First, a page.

4 positions in the church: kneeling before the altar and sitting below the pulpit. A third was added by a cardinal who stated: he also puts his hand in his purse. Who are the laity and what is their role in the Church? To answer this question the clergy and their role must be defined. In this thesis their relationship to each other will be explained by investigating authority and leadership within the Church as well as the history of these concepts. This paper will examine Biblical excerpts and Vatican II documents to demonstrate how they authorize spiritual gifts. An alternative theology for laity will be suggested in addition to exploring spiritual gifts, the discernment process, and ministry. Developing a formation process to encourage a larger percentage of active parishioners in ministry will be the focus of the project. The discernment of spiritual gifts will be suggested as this formation process to actively involve the laity and connect them with ministries. Several existing programs devoted to the discernment of spiritual gifts will be evaluated and portions of them will be used in a workshop to assist parishioners in understanding and activating their new role. There is no doubt that the role of the laity within the Catholic Church has recently changed dramatically. Some believe it is due to the shortage of priests and religious. Since 1964, new seminarians in the Church have declined by 75%. (Finn 27) This in turn causes shrinking numbers of those in pastoral leadership in the Catholic Church. In Emerging Laity, James and Evelyn Whitehead suggest that the vocational crisis is a paradox of loss and gain: while losing seminarians, we are gaining more parishioners involved in ministry. There are many ready to serve, but the imagination necessary to restructure and reshape new leadership roles is missing. The hierarchy is reluctant to share power and authority and they seem unable to envision how it could be done.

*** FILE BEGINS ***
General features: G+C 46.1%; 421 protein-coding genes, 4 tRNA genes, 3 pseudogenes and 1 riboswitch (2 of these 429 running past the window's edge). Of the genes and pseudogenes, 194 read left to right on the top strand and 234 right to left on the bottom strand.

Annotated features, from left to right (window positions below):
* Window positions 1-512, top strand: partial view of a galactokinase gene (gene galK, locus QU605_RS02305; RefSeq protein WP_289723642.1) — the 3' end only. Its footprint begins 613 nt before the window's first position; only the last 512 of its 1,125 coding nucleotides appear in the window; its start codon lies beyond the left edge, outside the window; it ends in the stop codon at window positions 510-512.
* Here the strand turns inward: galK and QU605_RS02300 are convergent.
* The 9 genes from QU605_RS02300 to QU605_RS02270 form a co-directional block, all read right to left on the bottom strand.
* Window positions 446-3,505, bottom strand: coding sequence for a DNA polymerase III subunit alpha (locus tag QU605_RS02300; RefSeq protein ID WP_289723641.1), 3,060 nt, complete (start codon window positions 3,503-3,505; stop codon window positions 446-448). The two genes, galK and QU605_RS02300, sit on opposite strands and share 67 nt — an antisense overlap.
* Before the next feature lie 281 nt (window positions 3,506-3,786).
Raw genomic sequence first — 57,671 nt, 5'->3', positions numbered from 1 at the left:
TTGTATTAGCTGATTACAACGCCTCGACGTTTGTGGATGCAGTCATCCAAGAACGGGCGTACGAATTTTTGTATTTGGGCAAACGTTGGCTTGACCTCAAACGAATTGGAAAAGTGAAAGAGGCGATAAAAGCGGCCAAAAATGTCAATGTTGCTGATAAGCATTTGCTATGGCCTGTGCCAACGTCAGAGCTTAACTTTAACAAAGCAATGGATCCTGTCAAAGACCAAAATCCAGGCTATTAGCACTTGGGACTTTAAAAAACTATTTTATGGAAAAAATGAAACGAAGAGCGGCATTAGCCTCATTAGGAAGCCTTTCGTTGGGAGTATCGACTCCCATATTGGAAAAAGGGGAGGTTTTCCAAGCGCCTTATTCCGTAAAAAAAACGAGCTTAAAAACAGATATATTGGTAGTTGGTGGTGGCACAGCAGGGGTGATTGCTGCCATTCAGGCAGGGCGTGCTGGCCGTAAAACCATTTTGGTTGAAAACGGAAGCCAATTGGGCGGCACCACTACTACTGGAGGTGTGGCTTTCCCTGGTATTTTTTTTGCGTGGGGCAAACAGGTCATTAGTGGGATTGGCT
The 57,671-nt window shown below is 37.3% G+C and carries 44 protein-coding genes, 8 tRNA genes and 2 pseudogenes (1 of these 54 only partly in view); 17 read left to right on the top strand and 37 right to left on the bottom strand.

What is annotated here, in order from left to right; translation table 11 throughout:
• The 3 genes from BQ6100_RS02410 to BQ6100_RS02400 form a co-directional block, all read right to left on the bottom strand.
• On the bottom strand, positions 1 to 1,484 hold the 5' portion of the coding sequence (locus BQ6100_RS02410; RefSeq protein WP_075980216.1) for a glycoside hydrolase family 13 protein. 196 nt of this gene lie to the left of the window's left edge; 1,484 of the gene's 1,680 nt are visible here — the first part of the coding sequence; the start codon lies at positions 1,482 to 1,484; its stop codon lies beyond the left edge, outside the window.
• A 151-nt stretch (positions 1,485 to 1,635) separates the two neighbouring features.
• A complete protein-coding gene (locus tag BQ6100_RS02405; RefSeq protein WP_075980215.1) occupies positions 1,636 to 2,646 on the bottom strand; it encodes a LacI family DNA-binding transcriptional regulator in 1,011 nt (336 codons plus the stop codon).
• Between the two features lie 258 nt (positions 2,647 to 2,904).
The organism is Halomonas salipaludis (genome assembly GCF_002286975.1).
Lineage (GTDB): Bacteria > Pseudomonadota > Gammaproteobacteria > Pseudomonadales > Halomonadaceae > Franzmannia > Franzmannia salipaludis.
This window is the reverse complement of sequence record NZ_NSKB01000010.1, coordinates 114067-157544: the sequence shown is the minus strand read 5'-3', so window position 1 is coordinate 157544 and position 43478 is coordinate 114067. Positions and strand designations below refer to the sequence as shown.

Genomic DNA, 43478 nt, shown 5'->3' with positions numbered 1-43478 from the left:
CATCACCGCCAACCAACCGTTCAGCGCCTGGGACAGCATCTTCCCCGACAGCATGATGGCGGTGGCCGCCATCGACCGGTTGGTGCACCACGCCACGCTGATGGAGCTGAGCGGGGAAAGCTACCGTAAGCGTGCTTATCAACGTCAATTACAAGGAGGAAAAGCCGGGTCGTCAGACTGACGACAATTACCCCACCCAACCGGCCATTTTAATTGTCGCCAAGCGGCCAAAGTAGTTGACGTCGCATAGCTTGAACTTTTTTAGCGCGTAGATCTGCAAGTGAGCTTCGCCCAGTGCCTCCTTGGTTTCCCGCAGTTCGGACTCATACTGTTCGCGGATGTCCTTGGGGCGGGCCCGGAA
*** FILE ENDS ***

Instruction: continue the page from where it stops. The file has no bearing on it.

5 Parishioners are concerned about entering the realm of the clergy, not realizing they already participate due to their Baptism and Confirmation. If parishioners had additional knowledge regarding church documents, authority within the church, and the roles of the ordained and non-ordained, then the Church ministry would benefit from the gifts of both clergy and laity. In the 1960‟s Vatican II set in motion the framework for many changes in the Catholic Church. One theme permeating this Council was aggiornamento, a “breath of fresh air,” that called for renewal, and updating. Scripture became more prominent in the Mass and in Bible studies for Catholics. The Eucharist was considered from the early perspective of the church when it was a communal meal rather than a ritual sacrifice. The Communion rail was taken away and parishioners were allowed to participate actively as Extraordinary Ministers of the Eucharist in giving Communion. Changes in the liturgy, use of the vernacular, and the rearrangement of the altar by Vatican II have all resulted in more active parishes, but many parishioners do not hear the call for active participation in ministry or if they do, they are reluctant to respond. This has been my personal dilemma. Somehow I became very focused on the outward changes of Vatican II, but I never read the documents nor understood their full meaning. There must be many other Catholics in the same or similar predicament. In her short reflection titled, A Plea for Collaborative Ministry, Virginia Sullivan Finn feels that the Lineamenta for the Synod on the Laity expresses desire for involvement of laity, but provides no framework for the needed formation. Without a collaborative pastoral framework there will be no substantial formation for lay mission, for Christian-inspired intervention. Without a solid formation